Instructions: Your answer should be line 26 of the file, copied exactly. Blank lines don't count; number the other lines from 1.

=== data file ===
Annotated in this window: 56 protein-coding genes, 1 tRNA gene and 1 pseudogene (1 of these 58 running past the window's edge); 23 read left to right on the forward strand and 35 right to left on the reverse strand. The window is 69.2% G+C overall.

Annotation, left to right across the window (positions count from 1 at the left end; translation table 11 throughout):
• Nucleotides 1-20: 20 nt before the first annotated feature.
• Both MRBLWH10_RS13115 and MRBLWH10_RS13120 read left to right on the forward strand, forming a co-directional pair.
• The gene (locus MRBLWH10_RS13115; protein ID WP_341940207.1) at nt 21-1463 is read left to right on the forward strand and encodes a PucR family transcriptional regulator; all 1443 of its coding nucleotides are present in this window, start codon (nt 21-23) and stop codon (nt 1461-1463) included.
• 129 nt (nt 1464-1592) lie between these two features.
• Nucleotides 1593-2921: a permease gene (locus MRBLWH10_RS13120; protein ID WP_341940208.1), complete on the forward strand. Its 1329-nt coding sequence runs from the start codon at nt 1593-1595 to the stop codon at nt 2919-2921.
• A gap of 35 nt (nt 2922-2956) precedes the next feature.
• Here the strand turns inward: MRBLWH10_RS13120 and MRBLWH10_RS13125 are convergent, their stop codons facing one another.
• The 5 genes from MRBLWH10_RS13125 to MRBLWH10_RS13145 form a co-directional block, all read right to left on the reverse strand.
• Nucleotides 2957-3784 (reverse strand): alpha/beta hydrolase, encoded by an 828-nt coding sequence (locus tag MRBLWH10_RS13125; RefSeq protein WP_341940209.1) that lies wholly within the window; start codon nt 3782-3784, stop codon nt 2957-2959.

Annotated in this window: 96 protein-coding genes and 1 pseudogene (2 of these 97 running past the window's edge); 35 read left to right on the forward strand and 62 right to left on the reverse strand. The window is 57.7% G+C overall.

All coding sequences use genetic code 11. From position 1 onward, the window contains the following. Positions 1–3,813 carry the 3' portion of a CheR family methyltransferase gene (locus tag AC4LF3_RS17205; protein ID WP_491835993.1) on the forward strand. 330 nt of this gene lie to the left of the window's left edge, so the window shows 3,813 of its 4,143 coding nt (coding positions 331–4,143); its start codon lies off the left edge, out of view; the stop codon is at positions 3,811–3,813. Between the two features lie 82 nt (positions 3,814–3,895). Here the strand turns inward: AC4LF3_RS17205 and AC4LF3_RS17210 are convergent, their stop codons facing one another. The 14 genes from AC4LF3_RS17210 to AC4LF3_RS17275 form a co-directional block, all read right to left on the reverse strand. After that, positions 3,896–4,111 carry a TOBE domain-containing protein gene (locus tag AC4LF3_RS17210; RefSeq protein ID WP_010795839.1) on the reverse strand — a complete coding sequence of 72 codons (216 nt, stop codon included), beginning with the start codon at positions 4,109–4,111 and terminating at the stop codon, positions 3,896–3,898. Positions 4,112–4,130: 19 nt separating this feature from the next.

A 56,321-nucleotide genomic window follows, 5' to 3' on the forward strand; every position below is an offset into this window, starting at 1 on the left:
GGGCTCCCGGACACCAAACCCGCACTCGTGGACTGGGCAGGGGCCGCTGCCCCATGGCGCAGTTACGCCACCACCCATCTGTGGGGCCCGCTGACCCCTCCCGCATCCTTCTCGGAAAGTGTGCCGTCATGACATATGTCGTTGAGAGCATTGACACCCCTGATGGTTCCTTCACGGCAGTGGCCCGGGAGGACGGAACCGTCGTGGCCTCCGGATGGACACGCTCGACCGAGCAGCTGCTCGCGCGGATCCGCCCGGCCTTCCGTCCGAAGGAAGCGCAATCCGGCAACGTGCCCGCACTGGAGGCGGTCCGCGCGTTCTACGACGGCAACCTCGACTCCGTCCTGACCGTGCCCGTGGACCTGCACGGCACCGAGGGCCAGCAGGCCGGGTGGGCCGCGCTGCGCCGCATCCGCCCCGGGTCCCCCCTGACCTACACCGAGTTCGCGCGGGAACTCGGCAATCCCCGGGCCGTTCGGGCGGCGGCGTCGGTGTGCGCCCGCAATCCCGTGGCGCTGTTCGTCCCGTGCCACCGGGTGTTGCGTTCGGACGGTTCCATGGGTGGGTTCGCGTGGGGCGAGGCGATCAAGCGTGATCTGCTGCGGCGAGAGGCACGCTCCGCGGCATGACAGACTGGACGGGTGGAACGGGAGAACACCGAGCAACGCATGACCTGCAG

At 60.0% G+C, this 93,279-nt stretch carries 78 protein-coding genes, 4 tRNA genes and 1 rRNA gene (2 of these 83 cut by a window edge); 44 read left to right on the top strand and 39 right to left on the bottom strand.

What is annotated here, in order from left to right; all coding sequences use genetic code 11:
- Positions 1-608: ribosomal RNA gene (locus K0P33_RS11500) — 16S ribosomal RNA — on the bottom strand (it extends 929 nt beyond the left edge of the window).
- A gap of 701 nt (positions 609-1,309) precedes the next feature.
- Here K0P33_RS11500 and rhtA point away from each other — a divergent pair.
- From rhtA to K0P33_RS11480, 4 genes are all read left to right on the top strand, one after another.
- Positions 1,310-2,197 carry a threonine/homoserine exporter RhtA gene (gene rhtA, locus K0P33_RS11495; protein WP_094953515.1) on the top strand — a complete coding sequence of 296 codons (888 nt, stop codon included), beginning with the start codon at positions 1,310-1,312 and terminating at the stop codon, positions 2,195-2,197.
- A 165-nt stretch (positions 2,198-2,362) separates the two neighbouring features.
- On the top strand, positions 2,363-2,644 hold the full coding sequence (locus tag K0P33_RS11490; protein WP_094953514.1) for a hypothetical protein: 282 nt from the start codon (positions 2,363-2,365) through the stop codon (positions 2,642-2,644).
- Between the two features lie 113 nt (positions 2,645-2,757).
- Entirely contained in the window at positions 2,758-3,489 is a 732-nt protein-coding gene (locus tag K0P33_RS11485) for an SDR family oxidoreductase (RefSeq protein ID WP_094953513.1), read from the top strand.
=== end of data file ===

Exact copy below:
- Entirely contained in the window at positions 2,758-3,489 is a 732-nt protein-coding gene (locus tag K0P33_RS11485) for an SDR family oxidoreductase (RefSeq protein ID WP_094953513.1), read from the top strand.